Incidentally, Cosmos Foundation is a major donor to Clinton Foundation. No wonder Bill Clinton calls Mullah Gülen “his friend.” It is now no secret that Huma Abedin, Hillary Clinton’s close aide and confidante, worked for 12 years as the associate editor for a journal published by the London-based Institute of Minority Muslim Affairs. This institute has promoted the thoughts of radical Muslim thinkers such as Qutb, al Bana and others.

The American public is being lulled into believing that Gülen is a Sufi scholar who promotes the teachings of Rumi, the Persian poet, works to expand interfaith dialogue and does a great job of providing American youth high-quality education in math and science as well as English.

Voices of concern about this shady character are quickly muffled by his vast network of public relations and legal professionals. He has established a false façade that he is a moderate at odds with Turkey’s autocratic leader.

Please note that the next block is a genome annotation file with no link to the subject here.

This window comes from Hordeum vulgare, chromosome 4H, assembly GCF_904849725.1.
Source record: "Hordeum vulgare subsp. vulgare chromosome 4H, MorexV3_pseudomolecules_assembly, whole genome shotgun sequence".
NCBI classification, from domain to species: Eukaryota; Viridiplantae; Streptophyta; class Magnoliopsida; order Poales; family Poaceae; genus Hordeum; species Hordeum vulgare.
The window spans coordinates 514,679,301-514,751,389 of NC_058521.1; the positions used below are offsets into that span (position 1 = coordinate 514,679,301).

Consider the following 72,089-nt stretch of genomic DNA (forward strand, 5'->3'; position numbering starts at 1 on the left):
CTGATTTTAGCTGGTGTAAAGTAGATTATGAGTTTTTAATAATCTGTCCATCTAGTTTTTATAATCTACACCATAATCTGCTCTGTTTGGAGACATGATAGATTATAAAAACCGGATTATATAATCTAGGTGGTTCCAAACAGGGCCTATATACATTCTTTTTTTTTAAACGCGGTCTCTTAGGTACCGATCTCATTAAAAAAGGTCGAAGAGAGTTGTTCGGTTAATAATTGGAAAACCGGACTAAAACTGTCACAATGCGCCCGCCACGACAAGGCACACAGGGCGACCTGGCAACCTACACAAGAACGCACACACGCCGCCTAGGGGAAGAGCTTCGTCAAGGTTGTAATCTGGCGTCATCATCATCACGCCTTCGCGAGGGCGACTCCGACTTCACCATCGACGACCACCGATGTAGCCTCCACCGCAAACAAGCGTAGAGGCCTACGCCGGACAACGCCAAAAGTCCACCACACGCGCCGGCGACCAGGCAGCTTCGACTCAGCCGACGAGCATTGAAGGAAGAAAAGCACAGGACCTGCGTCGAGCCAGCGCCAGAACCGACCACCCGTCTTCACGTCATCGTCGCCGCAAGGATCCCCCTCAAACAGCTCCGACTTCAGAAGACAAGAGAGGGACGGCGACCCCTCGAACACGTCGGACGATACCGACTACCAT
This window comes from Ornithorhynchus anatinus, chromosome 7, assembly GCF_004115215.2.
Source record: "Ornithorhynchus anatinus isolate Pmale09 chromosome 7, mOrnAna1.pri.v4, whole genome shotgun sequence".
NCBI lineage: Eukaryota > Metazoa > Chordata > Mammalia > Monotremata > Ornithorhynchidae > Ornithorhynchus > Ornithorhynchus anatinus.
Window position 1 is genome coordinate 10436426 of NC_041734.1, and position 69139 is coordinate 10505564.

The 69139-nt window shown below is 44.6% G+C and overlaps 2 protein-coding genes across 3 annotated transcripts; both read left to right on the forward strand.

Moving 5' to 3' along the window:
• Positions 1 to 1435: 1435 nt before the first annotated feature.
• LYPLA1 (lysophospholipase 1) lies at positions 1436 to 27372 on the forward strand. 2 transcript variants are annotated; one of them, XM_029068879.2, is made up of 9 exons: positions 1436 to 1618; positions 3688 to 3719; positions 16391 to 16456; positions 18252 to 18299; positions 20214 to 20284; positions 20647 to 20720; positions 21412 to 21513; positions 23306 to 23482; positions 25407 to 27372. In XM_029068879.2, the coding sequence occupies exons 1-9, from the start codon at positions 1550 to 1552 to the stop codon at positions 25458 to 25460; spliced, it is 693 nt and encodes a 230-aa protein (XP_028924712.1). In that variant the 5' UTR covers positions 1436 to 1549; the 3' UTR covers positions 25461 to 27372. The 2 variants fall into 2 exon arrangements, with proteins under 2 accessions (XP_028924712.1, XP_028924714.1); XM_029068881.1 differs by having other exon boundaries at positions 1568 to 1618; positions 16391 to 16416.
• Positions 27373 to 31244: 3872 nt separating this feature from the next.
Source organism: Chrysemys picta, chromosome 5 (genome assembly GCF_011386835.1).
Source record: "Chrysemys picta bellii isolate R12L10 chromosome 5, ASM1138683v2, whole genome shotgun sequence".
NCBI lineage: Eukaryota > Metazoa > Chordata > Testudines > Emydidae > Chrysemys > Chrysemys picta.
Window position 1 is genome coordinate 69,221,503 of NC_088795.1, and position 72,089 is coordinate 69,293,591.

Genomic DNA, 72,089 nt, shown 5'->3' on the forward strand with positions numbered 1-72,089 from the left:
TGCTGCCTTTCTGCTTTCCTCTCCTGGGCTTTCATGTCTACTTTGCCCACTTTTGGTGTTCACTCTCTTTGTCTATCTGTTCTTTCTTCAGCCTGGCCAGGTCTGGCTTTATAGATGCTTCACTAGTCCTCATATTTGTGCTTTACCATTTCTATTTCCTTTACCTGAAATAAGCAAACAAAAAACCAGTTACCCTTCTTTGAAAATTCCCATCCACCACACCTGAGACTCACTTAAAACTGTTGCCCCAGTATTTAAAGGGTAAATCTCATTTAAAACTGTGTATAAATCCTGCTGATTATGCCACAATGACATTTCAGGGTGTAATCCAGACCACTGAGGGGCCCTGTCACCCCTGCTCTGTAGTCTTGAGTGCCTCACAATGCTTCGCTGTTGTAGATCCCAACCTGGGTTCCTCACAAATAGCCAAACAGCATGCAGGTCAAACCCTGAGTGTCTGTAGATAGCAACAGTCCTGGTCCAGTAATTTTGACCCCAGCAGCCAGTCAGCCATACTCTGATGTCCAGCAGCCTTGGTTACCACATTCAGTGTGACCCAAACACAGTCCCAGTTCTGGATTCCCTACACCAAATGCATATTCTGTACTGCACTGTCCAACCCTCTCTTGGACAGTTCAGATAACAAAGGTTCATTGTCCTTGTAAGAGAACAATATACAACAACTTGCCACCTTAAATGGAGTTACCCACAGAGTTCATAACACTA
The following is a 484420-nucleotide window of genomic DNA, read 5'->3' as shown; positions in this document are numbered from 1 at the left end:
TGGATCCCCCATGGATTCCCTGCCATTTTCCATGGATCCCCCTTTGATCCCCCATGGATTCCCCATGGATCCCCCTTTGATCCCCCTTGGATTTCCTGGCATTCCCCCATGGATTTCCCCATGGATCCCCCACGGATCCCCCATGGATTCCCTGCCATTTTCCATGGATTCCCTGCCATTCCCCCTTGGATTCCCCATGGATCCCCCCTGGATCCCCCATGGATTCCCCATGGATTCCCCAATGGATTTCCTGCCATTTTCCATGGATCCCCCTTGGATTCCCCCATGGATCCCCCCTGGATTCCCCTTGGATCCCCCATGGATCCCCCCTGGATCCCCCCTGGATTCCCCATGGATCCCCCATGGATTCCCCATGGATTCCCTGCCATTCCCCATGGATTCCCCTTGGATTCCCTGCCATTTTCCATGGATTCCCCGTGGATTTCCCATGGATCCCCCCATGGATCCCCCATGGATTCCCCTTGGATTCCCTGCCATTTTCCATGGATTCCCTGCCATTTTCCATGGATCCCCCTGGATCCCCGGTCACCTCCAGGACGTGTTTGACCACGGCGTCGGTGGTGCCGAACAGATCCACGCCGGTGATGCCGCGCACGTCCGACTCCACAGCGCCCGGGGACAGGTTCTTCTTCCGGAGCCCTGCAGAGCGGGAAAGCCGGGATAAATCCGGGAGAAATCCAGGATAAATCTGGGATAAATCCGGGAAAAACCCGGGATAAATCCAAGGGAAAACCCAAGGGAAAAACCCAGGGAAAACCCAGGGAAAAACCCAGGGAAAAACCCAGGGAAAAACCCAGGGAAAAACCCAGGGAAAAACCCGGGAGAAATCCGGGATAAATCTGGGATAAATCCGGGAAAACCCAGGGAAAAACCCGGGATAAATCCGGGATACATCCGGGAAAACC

This image is a stark reminder of a great American mistake from another era — one that has raised the cost of international security forever. We all remember another quiet, bearded, elder cleric who sat under an apple tree in Neauphle-le-Château in the suburbs of Paris in 1978.

He claimed to be a man of God who wanted to topple a dictator and return the power to the people. Washington believed him. Sadly, shortly after his rise to power through the Iranian revolution, we watched in horror as our diplomats were taken hostage for 444 days in what was once one of our strongest allies in the Middle East.

The world has never been the same since that irreversible mistake. Ayatollah Khomeini, the quiet man of God under the apple tree, created the world’s top sponsor of terror. His revolutionary guards created Hezbollah, the famous Lebanon-based terror organization.